Re: "Correct" term for a 1:1 relationship between a "database" and an "instance" where > 1 such things are on the same physical server?
Date: Wed, 22 Jul 2009 10:28:28 -0700 (PDT)
On Jul 22, 6:37 am, dana <dana_at_w..._at_yahoo.com> wrote:
> Thanks Mark. That was helpful. You wrote:
> > In most practical uses you can use the term database to refer to both the physical database and the instance.
> > database: Collection of data that is treated as a unit. The purpose of
> > a database is to store and retrieve related information. Each Oracle
> > database instance accesses only one database.
> So when people loosely use the term "instance" or "database instance"
> they're not completely off base, are they? If each instance can ever
> only access one, and only one, database, then it shouldn't be
> "considered harmful" to speak this way? Or is the definition implying
> that a particular instance can only access one and only one database
> at any one time? I think this was what Tom Kyte was saying in the rest
> of that book section. I need to re-read it, and will.
> Here's another question for you:
> 1) Would there ever be any practical reason for two instances (procs +
> SGA) to access the same database (collection of data treated as a
> unit) on the same, unpartitioned physical server?
> 2) Tangentially related, while I'm at it--is the chief and most
> obvious benefit of RAC High Availability? Are claims that RAC can be
> used for scalability mostly hype? Last I checked, there was
> controversy over this one--guess I need to re-read the "Why You Don't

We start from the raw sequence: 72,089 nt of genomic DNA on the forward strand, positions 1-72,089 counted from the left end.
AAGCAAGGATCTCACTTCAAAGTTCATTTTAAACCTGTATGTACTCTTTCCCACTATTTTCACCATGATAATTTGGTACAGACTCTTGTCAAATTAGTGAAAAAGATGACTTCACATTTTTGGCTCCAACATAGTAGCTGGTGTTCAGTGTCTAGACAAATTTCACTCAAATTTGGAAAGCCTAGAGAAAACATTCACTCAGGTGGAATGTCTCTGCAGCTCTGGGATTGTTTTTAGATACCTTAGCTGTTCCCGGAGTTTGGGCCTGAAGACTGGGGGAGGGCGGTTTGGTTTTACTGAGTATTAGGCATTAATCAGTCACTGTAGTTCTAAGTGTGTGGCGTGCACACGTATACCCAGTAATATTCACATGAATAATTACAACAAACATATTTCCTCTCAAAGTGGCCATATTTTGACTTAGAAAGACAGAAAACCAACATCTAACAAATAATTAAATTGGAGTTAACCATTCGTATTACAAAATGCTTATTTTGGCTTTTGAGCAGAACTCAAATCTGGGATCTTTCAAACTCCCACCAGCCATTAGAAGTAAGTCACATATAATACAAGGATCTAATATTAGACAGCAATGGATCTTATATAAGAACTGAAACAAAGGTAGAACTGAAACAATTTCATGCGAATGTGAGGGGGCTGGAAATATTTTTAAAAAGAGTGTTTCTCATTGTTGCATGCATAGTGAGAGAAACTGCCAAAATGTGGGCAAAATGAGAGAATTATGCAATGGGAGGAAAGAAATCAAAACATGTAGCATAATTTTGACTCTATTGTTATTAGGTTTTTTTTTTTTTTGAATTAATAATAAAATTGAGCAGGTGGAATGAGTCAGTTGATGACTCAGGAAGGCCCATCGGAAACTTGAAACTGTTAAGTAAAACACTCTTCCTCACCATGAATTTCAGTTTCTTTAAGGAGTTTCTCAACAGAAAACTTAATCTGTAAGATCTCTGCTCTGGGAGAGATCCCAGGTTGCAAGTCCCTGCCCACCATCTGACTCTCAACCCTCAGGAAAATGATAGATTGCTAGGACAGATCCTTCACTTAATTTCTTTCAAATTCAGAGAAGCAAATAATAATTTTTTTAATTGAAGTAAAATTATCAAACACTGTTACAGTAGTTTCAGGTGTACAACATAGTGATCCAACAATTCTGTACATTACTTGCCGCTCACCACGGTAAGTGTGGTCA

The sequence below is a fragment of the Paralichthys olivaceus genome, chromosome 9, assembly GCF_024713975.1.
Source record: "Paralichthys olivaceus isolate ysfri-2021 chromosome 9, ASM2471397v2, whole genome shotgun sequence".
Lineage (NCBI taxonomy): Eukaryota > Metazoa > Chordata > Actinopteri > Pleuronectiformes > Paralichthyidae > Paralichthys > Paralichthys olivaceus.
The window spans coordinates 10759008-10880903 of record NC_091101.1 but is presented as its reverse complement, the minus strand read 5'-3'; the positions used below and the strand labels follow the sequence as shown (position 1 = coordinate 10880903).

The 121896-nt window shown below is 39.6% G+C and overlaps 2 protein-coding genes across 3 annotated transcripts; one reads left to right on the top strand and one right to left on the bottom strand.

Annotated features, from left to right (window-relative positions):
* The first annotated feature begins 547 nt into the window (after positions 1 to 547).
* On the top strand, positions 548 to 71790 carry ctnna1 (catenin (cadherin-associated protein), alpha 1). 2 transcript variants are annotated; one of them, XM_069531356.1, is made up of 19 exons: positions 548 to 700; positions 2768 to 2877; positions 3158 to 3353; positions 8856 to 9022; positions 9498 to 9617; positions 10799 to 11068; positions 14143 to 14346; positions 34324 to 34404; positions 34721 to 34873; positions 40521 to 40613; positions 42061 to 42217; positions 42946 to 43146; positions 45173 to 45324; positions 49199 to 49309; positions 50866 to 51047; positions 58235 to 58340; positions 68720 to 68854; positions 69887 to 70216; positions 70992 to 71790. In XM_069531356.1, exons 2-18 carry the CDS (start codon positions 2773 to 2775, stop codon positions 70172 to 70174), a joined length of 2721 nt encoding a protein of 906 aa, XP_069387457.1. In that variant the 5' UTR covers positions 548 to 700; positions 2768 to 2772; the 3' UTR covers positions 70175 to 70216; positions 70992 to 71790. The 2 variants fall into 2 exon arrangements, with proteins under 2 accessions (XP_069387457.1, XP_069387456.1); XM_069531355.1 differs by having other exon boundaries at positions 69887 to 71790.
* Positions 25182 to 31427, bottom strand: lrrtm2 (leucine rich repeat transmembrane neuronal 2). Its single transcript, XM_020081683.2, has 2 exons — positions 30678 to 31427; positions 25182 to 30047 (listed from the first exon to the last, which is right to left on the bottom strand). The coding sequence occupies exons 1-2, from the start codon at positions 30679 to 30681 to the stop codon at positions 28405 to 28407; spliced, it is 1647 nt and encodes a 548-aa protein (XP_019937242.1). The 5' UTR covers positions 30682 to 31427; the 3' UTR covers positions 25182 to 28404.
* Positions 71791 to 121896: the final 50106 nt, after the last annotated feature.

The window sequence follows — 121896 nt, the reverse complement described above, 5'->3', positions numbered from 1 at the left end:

> Need RAC" article; never used RAC and I'm not sure I can even
> articulate precisely what it does let alone how it does it. How does
> RAC relate to the concepts of "instance" and "database"?
> > instance: A system global area (SGA) and the Oracle Database
> > background processes constitute an Oracle database instance. Every
> > time a database is started, a system global area is allocated and
> > Oracle Database background processes are started. The SGA is
> > deallocated when the instance shuts down.
> > Notice the use of the term Oracle database instance appears in both definitions.
There are also other Oracle things called instances that are not what we think of as database instances. For example, an ASM instance is a bunch of memory structures for controlling storage. OC4J has instances. The Grid API has instances. I don't even know what Beehive is, but it has instances.
So all those books are wrong, outside a narrow database-centric view. Since we are all running this open-source stuff along with the database now, we, most especially DBA's, need precision in communication. Of course, if everyone says something, the language changes, regardless of whether it is stupid or counterproductive. The change itself can be interesting.
-- _at_home.com is bogus. The I-Pod of soda machines will dumbfound the person in front of you. http://www3.signonsandiego.com/stories/2009/jul/22/futuristic-100-flavor-coke-dispenser-tested/?uniontribReceived on Wed Jul 22 2009 - 12:28:28 CDT